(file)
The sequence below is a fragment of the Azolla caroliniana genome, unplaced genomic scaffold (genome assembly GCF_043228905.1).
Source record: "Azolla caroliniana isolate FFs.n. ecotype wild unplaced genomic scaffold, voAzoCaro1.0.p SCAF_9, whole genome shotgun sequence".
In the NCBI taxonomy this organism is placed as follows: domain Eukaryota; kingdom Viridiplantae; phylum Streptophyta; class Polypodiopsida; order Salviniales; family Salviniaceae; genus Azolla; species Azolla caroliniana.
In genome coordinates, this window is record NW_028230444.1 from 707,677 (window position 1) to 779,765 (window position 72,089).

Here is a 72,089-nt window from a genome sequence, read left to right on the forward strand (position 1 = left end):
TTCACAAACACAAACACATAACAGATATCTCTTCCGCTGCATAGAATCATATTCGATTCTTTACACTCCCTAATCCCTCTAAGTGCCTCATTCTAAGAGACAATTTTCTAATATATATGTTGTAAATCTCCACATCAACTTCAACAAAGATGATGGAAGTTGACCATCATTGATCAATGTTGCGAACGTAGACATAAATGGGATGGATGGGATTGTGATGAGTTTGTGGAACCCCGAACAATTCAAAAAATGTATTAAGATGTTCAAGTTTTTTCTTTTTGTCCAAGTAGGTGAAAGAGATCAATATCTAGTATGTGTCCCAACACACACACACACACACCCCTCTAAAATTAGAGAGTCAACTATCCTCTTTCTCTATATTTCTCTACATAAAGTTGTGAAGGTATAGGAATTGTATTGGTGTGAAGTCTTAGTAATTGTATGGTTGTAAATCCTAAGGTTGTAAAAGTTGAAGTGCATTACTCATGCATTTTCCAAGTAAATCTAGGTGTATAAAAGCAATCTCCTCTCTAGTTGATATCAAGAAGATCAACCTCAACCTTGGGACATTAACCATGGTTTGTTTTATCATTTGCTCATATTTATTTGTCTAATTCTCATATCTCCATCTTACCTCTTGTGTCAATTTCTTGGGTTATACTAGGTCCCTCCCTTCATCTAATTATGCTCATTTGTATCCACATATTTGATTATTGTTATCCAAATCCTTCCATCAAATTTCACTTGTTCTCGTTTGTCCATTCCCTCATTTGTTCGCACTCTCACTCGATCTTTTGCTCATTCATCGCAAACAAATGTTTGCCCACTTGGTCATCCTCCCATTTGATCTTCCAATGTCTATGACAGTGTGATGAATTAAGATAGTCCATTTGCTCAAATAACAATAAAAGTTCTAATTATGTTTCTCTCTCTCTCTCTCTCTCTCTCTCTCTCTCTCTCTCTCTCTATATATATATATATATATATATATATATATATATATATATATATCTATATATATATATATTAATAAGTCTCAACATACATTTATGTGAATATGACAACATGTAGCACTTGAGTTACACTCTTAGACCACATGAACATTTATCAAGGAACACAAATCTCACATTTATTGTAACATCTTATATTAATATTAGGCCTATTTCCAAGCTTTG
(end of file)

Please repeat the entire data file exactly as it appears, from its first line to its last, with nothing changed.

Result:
The sequence below is a fragment of the Azolla caroliniana genome, unplaced genomic scaffold (genome assembly GCF_043228905.1).
Source record: "Azolla caroliniana isolate FFs.n. ecotype wild unplaced genomic scaffold, voAzoCaro1.0.p SCAF_9, whole genome shotgun sequence".
In the NCBI taxonomy this organism is placed as follows: domain Eukaryota; kingdom Viridiplantae; phylum Streptophyta; class Polypodiopsida; order Salviniales; family Salviniaceae; genus Azolla; species Azolla caroliniana.
In genome coordinates, this window is record NW_028230444.1 from 707,677 (window position 1) to 779,765 (window position 72,089).

Here is a 72,089-nt window from a genome sequence, read left to right on the forward strand (position 1 = left end):
TTCACAAACACAAACACATAACAGATATCTCTTCCGCTGCATAGAATCATATTCGATTCTTTACACTCCCTAATCCCTCTAAGTGCCTCATTCTAAGAGACAATTTTCTAATATATATGTTGTAAATCTCCACATCAACTTCAACAAAGATGATGGAAGTTGACCATCATTGATCAATGTTGCGAACGTAGACATAAATGGGATGGATGGGATTGTGATGAGTTTGTGGAACCCCGAACAATTCAAAAAATGTATTAAGATGTTCAAGTTTTTTCTTTTTGTCCAAGTAGGTGAAAGAGATCAATATCTAGTATGTGTCCCAACACACACACACACACACCCCTCTAAAATTAGAGAGTCAACTATCCTCTTTCTCTATATTTCTCTACATAAAGTTGTGAAGGTATAGGAATTGTATTGGTGTGAAGTCTTAGTAATTGTATGGTTGTAAATCCTAAGGTTGTAAAAGTTGAAGTGCATTACTCATGCATTTTCCAAGTAAATCTAGGTGTATAAAAGCAATCTCCTCTCTAGTTGATATCAAGAAGATCAACCTCAACCTTGGGACATTAACCATGGTTTGTTTTATCATTTGCTCATATTTATTTGTCTAATTCTCATATCTCCATCTTACCTCTTGTGTCAATTTCTTGGGTTATACTAGGTCCCTCCCTTCATCTAATTATGCTCATTTGTATCCACATATTTGATTATTGTTATCCAAATCCTTCCATCAAATTTCACTTGTTCTCGTTTGTCCATTCCCTCATTTGTTCGCACTCTCACTCGATCTTTTGCTCATTCATCGCAAACAAATGTTTGCCCACTTGGTCATCCTCCCATTTGATCTTCCAATGTCTATGACAGTGTGATGAATTAAGATAGTCCATTTGCTCAAATAACAATAAAAGTTCTAATTATGTTTCTCTCTCTCTCTCTCTCTCTCTCTCTCTCTCTCTCTCTCTCTATATATATATATATATATATATATATATATATATATATATATATCTATATATATATATATTAATAAGTCTCAACATACATTTATGTGAATATGACAACATGTAGCACTTGAGTTACACTCTTAGACCACATGAACATTTATCAAGGAACACAAATCTCACATTTATTGTAACATCTTATATTAATATTAGGCCTATTTCCAAGCTTTG